I’ve written quite a few posts regarding the value of both ‘cloud’ and ‘open source’ computing in government service. However, a recent comment I saw elsewhere suggested that ‘cloud’ computing retained many of the issues of ‘proprietary’ software, and that whilst ‘open source’ should be welcomed, ‘cloud’ shouldn’t.
With the UK central government, being keen to save money whenever it can, it has made many supportive noises about ‘open source’, but there have been few examples of major use, although a recent piece in UKauthority reported that Bristol City Council had been informed that there were no security or accreditation issues with regards to such software, particularly for email. This is good news since having employed an excellent Linux-based email server at my own authority until the advent of Government Connect, at which point it had to be replaced by a proprietary one, I am keen that options remain. Bristol City are also famed for having employed Drupal as their web content management system, a route I would also like to follow.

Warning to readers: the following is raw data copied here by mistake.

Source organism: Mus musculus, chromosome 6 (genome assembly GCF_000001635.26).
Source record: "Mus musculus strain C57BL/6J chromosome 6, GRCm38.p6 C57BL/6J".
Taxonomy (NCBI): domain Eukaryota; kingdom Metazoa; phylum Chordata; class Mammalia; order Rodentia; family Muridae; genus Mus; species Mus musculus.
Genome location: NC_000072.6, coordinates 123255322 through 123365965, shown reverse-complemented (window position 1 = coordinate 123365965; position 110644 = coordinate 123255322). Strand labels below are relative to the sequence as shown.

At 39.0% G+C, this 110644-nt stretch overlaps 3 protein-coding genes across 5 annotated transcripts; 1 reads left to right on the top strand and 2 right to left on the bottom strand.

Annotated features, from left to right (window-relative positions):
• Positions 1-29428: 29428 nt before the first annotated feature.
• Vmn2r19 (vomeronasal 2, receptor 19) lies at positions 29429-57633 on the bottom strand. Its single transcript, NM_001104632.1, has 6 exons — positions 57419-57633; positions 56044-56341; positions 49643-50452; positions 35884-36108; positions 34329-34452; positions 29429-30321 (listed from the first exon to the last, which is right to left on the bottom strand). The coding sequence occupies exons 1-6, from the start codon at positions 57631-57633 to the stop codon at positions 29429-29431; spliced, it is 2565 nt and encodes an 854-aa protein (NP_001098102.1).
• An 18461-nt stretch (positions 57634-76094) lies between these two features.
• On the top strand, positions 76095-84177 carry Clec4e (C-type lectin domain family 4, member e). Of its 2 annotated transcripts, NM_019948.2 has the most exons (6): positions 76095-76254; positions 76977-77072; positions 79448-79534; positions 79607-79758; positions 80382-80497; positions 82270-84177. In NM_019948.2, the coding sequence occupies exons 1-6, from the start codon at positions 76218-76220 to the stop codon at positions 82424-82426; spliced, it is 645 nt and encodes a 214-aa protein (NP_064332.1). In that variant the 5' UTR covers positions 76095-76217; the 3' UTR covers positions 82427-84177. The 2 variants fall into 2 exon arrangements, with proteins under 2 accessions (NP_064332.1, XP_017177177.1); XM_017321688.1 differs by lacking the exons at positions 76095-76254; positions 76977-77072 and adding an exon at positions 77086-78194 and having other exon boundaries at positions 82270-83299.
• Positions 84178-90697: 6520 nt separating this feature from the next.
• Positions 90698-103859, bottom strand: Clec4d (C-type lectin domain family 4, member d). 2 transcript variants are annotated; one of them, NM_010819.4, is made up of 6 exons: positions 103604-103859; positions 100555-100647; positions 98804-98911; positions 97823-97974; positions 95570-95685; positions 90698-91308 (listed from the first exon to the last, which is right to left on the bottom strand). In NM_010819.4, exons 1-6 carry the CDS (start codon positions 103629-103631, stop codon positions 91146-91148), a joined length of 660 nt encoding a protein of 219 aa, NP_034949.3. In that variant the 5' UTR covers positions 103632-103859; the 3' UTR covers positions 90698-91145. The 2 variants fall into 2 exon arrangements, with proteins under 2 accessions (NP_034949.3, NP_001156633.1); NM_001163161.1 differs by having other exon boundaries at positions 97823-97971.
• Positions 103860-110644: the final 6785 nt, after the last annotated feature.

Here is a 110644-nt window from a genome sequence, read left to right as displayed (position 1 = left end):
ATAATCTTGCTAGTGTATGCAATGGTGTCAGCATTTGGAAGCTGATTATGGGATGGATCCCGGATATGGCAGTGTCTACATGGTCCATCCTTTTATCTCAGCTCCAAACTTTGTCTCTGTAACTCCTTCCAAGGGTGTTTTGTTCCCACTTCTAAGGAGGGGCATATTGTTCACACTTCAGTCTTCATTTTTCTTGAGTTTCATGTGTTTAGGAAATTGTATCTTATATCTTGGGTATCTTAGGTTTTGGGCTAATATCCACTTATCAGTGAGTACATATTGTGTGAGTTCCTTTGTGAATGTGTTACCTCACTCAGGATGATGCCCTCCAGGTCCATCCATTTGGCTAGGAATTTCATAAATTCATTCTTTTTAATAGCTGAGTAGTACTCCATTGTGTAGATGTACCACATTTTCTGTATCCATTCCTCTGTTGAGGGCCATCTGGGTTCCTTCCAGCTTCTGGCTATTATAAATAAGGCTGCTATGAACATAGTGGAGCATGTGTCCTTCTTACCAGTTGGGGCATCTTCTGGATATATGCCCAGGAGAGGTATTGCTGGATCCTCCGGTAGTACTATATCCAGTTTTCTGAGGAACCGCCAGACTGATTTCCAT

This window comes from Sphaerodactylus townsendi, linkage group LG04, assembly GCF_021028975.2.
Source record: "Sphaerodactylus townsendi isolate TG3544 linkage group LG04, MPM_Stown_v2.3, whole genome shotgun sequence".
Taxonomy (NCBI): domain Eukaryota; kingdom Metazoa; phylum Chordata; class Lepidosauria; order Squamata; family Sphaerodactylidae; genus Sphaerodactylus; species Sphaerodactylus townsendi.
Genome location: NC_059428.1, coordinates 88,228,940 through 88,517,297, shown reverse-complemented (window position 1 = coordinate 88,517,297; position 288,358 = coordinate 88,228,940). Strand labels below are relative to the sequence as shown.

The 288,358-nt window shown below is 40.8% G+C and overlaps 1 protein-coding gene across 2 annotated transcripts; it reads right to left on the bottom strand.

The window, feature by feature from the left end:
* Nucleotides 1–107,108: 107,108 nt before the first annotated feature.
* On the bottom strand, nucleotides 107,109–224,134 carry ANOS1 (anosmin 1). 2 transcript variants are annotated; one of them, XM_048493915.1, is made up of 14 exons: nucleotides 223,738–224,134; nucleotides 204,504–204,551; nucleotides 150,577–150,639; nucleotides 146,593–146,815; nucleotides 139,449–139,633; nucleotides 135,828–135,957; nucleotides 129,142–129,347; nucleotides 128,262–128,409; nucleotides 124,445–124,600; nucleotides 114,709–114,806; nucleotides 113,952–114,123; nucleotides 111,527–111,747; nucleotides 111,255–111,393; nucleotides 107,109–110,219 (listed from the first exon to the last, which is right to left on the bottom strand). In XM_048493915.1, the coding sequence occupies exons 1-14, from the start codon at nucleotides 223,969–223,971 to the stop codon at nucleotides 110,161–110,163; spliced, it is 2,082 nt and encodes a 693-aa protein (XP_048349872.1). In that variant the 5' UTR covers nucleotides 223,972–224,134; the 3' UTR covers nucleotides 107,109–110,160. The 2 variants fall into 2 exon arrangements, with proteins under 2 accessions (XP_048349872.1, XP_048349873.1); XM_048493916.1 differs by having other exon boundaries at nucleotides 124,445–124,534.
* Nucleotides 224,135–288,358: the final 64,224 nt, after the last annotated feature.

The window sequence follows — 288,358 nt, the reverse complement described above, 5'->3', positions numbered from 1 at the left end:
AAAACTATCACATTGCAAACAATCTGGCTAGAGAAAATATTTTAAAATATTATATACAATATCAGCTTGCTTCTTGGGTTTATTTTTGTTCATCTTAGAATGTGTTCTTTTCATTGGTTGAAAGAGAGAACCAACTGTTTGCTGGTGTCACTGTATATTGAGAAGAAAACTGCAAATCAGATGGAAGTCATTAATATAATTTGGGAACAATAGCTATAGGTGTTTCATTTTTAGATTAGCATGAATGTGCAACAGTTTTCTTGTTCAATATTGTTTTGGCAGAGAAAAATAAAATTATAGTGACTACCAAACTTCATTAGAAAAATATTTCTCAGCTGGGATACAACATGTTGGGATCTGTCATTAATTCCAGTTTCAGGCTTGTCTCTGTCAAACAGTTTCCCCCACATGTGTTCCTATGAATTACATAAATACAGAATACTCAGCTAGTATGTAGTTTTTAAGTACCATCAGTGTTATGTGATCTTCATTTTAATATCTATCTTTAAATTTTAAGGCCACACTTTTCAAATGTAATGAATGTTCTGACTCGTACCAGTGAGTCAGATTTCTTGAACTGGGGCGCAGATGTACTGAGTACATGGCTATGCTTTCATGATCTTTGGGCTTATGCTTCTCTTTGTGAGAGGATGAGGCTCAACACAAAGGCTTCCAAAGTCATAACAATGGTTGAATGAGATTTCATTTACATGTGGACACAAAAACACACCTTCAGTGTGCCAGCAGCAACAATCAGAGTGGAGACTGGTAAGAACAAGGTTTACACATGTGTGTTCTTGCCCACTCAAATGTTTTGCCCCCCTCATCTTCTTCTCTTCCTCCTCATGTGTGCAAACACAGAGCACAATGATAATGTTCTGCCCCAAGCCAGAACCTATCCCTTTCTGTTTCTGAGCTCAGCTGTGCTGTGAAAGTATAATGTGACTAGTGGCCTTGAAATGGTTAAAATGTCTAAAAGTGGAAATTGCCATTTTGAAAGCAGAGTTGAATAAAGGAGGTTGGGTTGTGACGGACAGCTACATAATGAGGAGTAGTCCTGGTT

I suspect this is where the definition of ‘cloud’ comes into play – does it become ‘software as a service’ (SaaS), where there is some contractual lock in or is it purely a method of hosting applications in a secure manner that takes the IT manager away from running their own data centre and network? I believe it can be both, and more – the contractual issues are there to satisfy both supplier and customer about their mutual obligations that may be more or less limiting, whilst in another approach it may be somewhere to store one’s data and applications in a secure and supported manner, without the additional cost of the ‘real estate’.
Am I miles off, or is it really a matter of contract?